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Five Great Locations For MLB’s Next Field Of Dreams Game

Don’t you want to see Pete Alonso homer over a dumpster in Hoboken, New Jersey?

The Field Of Dreams game was last night! Last year’s premier edition was a pure delight, a festival of the mythology of baseball in all its mawkish glory. But as we all know, Major League Baseball is incapable of just letting a good thing be good, so a bunch of buzzword-brained PR people spent the next twelve months trying to figure out how the game could generate even more online chatter, and came up with, uh, whatever the hell this was:

I actually don’t think the hologram looked quite as bad as most of Twitter seems to think, but I am just as creeped out as everyone else about the mere idea of re-animating the Bud Light-bloated corpses of beloved baseball figures of the past.

Regardless, we can all see where this is going. Just as the NHL took the wonderful Winter Classic and overexposed it to death with outdoor games that now seemingly happen all year long, all across the continent, on surfaces that may or may not even be ice, you can bet that Major League Baseball is currently figuring out how many more games in exotic locales it can squeeze into next year’s schedule.

This is inevitable, and some of it will be fine. At some point, there will almost certainly be a game played at Rickwood Field, the Negro Leagues ballpark in Birmingham that’s older than Fenway and hosted nearly every major player of the early 20th century at one time or another, from Cool Papa Bell and Satchel Paige, to Ty Cobb and Willie Mays, who grew up just a few miles away and was starting games in centerfield there as a 16-year-old. But then the commissioner’s office will start running out of ideas, corporate sponsors will be given a bigger role, and Fox will try to Fox-everything up. And then one day in the near future, Mookie Betts will be running down a fly ball on the deck of an aircraft carrier in the MasterCard Salute To The Troops Troopity Troop Classic.

Before we get there, I’d like to offer my services to Rob Manfred, and present him with five ideas for where to play the next midseason cash-grab. I don’t even expect compensation, I’ll just settle for a fancy job title. How about “Special Advisor To The Commissioner, Cool-Ass Ideas Department”? Works for me, Bob, I’ll get the business cards printed up.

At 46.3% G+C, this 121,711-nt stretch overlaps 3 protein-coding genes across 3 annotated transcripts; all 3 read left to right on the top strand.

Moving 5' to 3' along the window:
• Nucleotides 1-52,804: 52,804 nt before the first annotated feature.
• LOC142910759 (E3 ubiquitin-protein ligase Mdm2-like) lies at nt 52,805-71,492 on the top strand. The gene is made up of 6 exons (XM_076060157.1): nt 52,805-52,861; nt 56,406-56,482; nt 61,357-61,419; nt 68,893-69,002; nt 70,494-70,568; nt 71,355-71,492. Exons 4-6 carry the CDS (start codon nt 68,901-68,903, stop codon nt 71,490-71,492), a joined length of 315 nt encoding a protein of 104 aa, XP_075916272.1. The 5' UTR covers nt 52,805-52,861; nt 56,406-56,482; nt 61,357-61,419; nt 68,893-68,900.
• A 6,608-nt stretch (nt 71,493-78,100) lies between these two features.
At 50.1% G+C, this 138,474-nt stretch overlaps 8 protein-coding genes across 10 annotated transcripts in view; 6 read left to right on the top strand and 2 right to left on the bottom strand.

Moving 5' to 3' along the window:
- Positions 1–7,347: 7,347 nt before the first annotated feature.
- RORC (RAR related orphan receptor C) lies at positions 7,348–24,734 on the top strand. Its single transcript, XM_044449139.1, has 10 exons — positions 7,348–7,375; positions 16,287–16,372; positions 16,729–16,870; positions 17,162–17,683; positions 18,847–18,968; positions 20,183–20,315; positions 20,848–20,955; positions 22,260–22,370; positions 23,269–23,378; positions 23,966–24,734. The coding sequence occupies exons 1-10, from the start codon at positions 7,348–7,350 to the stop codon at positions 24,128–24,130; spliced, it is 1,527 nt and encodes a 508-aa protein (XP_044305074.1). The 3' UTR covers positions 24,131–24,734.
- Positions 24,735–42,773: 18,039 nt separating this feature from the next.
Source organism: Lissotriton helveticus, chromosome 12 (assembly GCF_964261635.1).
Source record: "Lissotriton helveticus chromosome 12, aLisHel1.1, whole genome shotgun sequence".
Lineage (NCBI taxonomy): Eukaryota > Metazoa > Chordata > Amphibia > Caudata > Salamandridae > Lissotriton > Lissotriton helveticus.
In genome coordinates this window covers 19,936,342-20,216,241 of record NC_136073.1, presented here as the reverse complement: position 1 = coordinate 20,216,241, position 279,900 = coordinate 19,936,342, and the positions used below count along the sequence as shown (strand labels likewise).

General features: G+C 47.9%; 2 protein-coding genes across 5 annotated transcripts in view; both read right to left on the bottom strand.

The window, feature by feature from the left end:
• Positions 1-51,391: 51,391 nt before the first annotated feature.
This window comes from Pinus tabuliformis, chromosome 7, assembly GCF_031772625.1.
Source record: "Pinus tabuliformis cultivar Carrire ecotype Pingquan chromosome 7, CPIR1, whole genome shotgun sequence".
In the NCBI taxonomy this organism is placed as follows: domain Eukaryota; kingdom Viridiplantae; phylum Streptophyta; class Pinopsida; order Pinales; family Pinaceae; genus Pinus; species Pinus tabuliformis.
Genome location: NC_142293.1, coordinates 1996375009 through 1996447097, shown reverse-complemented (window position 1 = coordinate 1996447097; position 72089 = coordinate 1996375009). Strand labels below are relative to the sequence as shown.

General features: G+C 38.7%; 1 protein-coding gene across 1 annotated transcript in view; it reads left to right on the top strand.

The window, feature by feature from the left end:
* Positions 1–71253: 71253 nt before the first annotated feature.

Now, let’s start ideating:

  1. This Giant Empty Field In Turner, Montana
Major League Baseball’s New Home

Ladies and gentleman, I give you the single furthest point from a Major League ballpark in the lower 48 states: Turner, Montana.

Do you know what you have to do if you live in Turner, Montana and you want to go see an MLB game? First you have to drive 186 miles to the nearest commercial airport in Great Falls. Then you have to turn to your companion and say “did you remember to lock the cow gate?” And then they roll their eyes and say “yes, of course I locked the cow gate,” and you say “are you sure? Remember that time we went to Medieval Times, and you said you locked the cow gate, but you didn’t, and then Cliff Gravelman got all pissy because that one cow wandered off and stared into his bathroom window while he was shaving and he got scared and cut himself? You didn’t lock the cow gate that time.” And then they say “well what the hell do you want me to do, drive back 186 miles to the single furthest point from a Major League ballpark in the lower 48 states, just to check on the cow gate? It’s locked, don’t worry about it.” And then you have to be all passive-aggressive to each other for 20 minutes at TGI Fridays 2-Go before boarding your flight to Seattle, where your only baseball-watching option is the team with the single longest postseason drought in North America. That’s not ideal. What is ideal, though, is this giant empty field on the corner of Main Street and Railroad Ave, down by ol’ Mr. Gravelman’s place. Let’s make it happen.